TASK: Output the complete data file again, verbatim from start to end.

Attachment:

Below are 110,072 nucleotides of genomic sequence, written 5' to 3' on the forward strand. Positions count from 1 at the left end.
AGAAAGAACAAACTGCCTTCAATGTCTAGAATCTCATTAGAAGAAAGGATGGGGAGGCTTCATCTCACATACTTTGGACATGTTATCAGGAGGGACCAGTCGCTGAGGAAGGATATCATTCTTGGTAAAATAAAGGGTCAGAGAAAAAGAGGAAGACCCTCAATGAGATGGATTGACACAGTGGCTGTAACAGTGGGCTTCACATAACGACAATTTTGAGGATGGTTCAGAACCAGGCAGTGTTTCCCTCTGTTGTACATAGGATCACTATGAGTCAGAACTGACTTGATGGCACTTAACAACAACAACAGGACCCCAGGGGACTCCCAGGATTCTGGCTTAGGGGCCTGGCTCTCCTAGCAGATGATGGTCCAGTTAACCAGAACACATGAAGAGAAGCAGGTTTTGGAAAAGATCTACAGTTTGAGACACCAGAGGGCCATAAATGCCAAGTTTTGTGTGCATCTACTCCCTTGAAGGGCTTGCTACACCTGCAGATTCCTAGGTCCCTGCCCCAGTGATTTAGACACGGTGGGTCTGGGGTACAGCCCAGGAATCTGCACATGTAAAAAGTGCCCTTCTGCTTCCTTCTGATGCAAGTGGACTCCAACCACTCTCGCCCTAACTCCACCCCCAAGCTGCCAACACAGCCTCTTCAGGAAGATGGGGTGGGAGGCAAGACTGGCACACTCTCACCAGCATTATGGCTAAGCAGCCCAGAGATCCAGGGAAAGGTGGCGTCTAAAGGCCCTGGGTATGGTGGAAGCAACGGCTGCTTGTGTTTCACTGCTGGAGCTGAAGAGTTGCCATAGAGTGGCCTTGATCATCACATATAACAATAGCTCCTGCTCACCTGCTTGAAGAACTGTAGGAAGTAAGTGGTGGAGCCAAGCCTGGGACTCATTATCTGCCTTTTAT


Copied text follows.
Below are 110,072 nucleotides of genomic sequence, written 5' to 3' on the forward strand. Positions count from 1 at the left end.
AGAAAGAACAAACTGCCTTCAATGTCTAGAATCTCATTAGAAGAAAGGATGGGGAGGCTTCATCTCACATACTTTGGACATGTTATCAGGAGGGACCAGTCGCTGAGGAAGGATATCATTCTTGGTAAAATAAAGGGTCAGAGAAAAAGAGGAAGACCCTCAATGAGATGGATTGACACAGTGGCTGTAACAGTGGGCTTCACATAACGACAATTTTGAGGATGGTTCAGAACCAGGCAGTGTTTCCCTCTGTTGTACATAGGATCACTATGAGTCAGAACTGACTTGATGGCACTTAACAACAACAACAGGACCCCAGGGGACTCCCAGGATTCTGGCTTAGGGGCCTGGCTCTCCTAGCAGATGATGGTCCAGTTAACCAGAACACATGAAGAGAAGCAGGTTTTGGAAAAGATCTACAGTTTGAGACACCAGAGGGCCATAAATGCCAAGTTTTGTGTGCATCTACTCCCTTGAAGGGCTTGCTACACCTGCAGATTCCTAGGTCCCTGCCCCAGTGATTTAGACACGGTGGGTCTGGGGTACAGCCCAGGAATCTGCACATGTAAAAAGTGCCCTTCTGCTTCCTTCTGATGCAAGTGGACTCCAACCACTCTCGCCCTAACTCCACCCCCAAGCTGCCAACACAGCCTCTTCAGGAAGATGGGGTGGGAGGCAAGACTGGCACACTCTCACCAGCATTATGGCTAAGCAGCCCAGAGATCCAGGGAAAGGTGGCGTCTAAAGGCCCTGGGTATGGTGGAAGCAACGGCTGCTTGTGTTTCACTGCTGGAGCTGAAGAGTTGCCATAGAGTGGCCTTGATCATCACATATAACAATAGCTCCTGCTCACCTGCTTGAAGAACTGTAGGAAGTAAGTGGTGGAGCCAAGCCTGGGACTCATTATCTGCCTTTTAT